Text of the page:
A group of figures are seen kneeling at the lower left in preparation of eating an al fresco meal. The figures consist of two women, two men, and a child, accompanied by a dog, curled up at the bottom right and two lambs or sheep at the right side. Two standing men and a cow are visible, as is the landscape behind the figures that include trees and a house.
Throughout, the work is unified by the consistent fluid and dense pen strokes that describe the figures and animals as well as the distant landscape and sky.
Whether a studio product or remembered from life, a quick sketch as this could be employed in either a genre scene or incorporated into a biblical subject. The interest in rough peasant life is celebrated in this drawing
This terracotta is modeled in the shape of a ram’s head. The snout is softly modeled by hand and his two horns form coils to either side of his head. A decorative band with punch-marked floral decoration on it divides the snout from the area of the head with the spiral horns. The horns are decorated with lines and encircle a donut shaped element in the center. A floral motif is between the two above the decorative band and other punch-marked floral forms decorate his snout at the top and at each cheek. His eyes are incised in a diamond pattern with a circular center and his nostrils are simple indentations.
Throughout the history of Indian art, animal figures were often depicted with a sense of naturalism, as seen here. With very simple means the artist has given us a convincing figure of a ram’s head. He has modeled the clay by hand, using a sharp tool to punch decorations, much as one would stamp designs into leather.
Depicts a group of Arab warriors on horseback in full gallop charging away from the viewer through the desert landscape.
Renowned for his dynamic compositions of horses and nomadic Arab warriors in desert landscapes, Schreyer’s rapid sketch-like brushstrokes emphasize the forward momentum of the riders. Schreyer traveled to Syria, Egypt and North Africa in the early 1860s where he thoroughly immersed himself in the Arab culture, and the people and arid landscapes of these regions proved to be a rich source of imagery for his subsequent work.
This phallic representation of the god Shiva appears as a columnar head placed on a base with two rounded moldings on top of a series of square ones. His neck is fully cylindrical and the face is modeled on that cylinder. The eyes are wide open and a bow shaped eyebrow curves over them. He has a flared nose and luxuriant moustache over a narrow but full lips and a short ball like chin. A ‘U’ shaped element consisting of lines and a pearl motif probably represents his beard, perhaps held up in a tight net. His forehead is decorated with three raise lines that go straight across and his crown is basically flat over his hear decorated with a bunch of peak forms in the center with a finial surmounting the whole. His ears fan out almost like handles to a jar and are decorated with stylized arabesques. A five-headed snake hood rises behind the head and has a rib down its center and scale motives incised towards the bottom an ‘S’ shapes t denote the cobra ‘eyes’ to each side.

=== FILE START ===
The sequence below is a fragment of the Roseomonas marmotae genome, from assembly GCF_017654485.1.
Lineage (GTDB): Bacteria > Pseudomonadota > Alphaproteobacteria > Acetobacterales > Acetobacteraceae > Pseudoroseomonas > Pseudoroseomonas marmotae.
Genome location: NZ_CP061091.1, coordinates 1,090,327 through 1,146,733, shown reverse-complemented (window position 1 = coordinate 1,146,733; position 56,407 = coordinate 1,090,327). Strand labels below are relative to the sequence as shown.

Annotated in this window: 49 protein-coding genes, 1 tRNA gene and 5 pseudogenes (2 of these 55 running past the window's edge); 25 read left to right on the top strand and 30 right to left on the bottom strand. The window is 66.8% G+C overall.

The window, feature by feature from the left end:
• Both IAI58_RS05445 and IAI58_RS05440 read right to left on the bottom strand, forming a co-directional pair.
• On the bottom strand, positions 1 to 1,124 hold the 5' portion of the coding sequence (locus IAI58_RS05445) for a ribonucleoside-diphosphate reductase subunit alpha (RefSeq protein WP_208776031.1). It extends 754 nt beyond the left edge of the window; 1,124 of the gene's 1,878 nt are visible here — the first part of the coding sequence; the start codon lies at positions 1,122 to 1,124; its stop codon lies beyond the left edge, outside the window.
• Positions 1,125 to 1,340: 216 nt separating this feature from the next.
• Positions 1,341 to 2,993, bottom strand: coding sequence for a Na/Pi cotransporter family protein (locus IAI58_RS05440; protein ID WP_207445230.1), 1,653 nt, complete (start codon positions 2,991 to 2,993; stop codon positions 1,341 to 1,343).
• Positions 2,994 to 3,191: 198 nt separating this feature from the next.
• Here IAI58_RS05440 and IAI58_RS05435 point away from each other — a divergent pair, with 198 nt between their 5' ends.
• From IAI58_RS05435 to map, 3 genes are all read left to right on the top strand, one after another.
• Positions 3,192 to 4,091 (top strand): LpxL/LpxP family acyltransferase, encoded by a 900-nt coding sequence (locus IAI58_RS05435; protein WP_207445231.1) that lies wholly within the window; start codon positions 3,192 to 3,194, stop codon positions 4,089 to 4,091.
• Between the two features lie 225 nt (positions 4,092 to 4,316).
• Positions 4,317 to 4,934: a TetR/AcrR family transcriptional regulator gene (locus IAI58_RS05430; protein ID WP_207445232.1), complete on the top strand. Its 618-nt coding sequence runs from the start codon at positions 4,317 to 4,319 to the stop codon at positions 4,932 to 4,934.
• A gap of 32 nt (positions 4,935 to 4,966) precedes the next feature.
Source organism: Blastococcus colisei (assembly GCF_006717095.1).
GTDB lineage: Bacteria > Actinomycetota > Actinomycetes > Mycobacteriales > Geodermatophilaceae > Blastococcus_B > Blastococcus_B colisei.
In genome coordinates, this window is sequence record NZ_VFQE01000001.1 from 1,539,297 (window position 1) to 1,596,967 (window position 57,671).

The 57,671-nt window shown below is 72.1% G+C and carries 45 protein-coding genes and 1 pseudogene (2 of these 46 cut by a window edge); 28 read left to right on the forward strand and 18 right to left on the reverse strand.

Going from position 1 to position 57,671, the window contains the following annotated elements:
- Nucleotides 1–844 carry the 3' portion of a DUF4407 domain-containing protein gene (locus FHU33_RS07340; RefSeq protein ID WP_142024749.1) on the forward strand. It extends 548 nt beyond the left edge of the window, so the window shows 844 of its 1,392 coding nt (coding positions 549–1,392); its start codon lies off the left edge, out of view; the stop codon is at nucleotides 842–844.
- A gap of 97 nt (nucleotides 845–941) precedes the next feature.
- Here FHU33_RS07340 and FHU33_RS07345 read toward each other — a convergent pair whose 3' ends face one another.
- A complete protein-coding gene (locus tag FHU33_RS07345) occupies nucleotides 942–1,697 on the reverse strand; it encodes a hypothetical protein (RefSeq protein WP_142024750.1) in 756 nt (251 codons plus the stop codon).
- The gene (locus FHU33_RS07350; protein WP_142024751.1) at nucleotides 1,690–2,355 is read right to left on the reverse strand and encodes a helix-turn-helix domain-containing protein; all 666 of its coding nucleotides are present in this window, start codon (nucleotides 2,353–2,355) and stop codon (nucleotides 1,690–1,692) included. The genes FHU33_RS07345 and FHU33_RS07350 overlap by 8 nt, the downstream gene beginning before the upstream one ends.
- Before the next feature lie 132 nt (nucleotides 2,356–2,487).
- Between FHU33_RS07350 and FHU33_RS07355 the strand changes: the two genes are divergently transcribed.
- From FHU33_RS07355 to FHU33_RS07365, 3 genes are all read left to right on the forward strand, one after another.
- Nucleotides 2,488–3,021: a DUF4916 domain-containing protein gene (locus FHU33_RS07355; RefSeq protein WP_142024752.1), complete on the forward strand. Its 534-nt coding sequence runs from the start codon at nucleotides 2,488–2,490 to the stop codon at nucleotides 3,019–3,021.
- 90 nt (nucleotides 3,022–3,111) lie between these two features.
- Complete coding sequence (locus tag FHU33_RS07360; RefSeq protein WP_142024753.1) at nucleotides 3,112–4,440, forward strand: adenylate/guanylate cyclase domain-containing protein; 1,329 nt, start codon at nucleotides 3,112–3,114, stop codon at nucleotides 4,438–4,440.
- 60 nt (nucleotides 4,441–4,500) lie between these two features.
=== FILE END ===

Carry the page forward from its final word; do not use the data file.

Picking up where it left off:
Shiva is often worshipped in his aniconic form of the linga, a representation of the creative power of the phallus. Often the form is quite abstract, being a simple shaft with lines representing a formalized glans penis. But in many cases the shaft is decorated with a face of the god, mukha meaning head and can be seen as eka (one) or sometimes at catur (four) facing the cardinal directions: hence we find ekamukhalingas and caturmukhalingas as well as lingas that are totally plain. A snake hood acting as a canopy over the linga is also very common, adding sanctity to the image. Snake symbolism reflects ancient pre-Hindu religious practice and was absorbed into a number of religions that developed in India.
Clear glass saucer with milky, iridescent free-standing form in the center shaped like a rabbit.
Inspired by the Art Nouveau movement, which was characterized by organic forms and motifs derived from nature, René Lalique’s works—often featuring various flora and fauna including animals, such as the rabbit seen here—played with the effects of transparency and surface treatment.